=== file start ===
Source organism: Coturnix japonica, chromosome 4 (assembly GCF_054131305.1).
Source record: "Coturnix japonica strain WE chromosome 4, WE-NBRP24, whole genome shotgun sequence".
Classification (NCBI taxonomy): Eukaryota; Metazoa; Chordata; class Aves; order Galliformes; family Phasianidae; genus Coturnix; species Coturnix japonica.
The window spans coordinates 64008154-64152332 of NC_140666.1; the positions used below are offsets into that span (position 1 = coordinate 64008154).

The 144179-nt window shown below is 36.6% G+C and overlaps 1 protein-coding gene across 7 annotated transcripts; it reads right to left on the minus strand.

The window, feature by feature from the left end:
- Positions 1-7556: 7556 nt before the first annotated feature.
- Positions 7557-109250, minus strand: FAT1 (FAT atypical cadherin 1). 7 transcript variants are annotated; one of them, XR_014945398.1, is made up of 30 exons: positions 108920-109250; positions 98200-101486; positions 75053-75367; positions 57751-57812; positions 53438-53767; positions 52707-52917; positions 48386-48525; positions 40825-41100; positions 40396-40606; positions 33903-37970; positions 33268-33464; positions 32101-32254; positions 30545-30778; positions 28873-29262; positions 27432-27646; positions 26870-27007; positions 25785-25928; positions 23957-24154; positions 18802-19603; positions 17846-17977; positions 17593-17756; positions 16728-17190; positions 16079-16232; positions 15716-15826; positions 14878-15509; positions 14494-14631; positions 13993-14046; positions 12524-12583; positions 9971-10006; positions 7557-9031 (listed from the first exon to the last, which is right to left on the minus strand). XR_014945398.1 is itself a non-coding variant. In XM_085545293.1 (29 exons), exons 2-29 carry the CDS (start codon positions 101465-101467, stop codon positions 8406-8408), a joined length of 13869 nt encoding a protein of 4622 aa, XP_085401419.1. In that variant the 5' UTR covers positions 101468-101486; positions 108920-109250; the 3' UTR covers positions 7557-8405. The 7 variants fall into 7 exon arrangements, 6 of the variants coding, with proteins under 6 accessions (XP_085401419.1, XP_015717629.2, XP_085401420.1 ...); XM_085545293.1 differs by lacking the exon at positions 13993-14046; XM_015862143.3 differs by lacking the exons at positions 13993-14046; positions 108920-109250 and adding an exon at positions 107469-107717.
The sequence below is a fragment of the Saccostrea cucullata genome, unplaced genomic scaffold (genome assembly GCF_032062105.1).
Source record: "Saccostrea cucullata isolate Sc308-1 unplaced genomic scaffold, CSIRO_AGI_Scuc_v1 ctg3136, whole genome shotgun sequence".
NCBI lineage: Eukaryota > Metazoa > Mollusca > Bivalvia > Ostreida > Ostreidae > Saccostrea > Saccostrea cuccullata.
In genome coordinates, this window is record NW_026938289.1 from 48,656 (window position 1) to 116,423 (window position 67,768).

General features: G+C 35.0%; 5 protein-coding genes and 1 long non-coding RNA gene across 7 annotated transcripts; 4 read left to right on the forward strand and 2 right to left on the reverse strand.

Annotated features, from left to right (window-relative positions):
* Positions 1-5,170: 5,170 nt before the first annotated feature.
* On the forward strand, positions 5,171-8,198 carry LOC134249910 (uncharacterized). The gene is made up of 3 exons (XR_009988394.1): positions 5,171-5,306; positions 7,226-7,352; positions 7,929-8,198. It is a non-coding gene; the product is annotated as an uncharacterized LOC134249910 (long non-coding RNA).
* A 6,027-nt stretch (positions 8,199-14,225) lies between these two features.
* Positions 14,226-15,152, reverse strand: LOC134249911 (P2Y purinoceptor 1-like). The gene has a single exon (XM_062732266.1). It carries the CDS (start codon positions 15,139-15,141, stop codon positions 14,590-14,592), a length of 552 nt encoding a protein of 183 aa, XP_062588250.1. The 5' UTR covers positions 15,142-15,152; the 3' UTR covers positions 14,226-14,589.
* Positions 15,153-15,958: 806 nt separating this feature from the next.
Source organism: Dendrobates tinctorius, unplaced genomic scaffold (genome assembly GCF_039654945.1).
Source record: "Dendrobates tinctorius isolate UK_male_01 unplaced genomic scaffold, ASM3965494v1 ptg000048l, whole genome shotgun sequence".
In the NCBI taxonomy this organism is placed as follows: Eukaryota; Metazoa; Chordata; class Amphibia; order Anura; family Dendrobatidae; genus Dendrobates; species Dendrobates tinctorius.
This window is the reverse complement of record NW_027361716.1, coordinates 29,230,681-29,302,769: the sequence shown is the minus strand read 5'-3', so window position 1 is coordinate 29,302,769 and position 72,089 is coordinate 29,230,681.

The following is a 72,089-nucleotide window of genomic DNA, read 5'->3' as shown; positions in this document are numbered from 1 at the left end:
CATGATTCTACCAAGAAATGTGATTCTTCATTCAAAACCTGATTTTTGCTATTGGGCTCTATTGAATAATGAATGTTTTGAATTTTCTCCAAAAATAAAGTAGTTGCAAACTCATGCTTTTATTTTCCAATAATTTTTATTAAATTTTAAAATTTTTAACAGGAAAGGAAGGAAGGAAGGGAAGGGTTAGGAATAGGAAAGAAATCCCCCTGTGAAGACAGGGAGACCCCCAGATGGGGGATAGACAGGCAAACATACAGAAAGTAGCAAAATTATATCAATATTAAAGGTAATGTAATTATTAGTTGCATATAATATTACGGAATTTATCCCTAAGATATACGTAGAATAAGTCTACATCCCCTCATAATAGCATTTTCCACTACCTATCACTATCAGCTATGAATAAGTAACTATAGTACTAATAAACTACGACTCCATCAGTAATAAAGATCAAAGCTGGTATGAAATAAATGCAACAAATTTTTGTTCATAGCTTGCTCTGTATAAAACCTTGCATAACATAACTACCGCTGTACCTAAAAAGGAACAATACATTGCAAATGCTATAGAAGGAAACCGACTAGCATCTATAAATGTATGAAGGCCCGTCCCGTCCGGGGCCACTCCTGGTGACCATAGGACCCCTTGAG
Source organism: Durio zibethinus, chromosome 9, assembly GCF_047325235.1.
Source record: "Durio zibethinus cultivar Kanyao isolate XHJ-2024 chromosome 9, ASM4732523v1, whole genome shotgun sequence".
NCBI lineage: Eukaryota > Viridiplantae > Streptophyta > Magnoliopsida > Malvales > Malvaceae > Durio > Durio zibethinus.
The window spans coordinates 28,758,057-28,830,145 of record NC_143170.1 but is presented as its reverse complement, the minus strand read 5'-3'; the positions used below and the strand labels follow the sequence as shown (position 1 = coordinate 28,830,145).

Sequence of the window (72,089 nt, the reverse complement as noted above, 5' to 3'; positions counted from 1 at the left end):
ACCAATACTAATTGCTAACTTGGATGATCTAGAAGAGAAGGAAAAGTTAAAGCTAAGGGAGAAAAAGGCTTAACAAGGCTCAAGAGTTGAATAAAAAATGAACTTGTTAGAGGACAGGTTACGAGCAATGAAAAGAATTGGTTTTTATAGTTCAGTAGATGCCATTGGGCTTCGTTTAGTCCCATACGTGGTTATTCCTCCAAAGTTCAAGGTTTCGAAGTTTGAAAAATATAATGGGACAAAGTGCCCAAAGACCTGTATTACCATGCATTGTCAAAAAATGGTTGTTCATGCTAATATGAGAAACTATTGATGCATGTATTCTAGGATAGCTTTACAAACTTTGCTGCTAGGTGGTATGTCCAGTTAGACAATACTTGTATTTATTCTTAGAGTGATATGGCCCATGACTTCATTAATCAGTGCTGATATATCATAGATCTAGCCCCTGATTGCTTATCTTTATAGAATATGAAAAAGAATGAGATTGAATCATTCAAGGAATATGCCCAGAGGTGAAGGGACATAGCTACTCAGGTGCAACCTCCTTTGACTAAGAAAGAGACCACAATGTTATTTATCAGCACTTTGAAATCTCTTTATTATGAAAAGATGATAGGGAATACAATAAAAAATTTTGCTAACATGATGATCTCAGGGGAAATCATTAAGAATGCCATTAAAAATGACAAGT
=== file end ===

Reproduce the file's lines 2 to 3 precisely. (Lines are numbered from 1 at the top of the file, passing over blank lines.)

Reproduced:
Source record: "Coturnix japonica strain WE chromosome 4, WE-NBRP24, whole genome shotgun sequence".
Classification (NCBI taxonomy): Eukaryota; Metazoa; Chordata; class Aves; order Galliformes; family Phasianidae; genus Coturnix; species Coturnix japonica.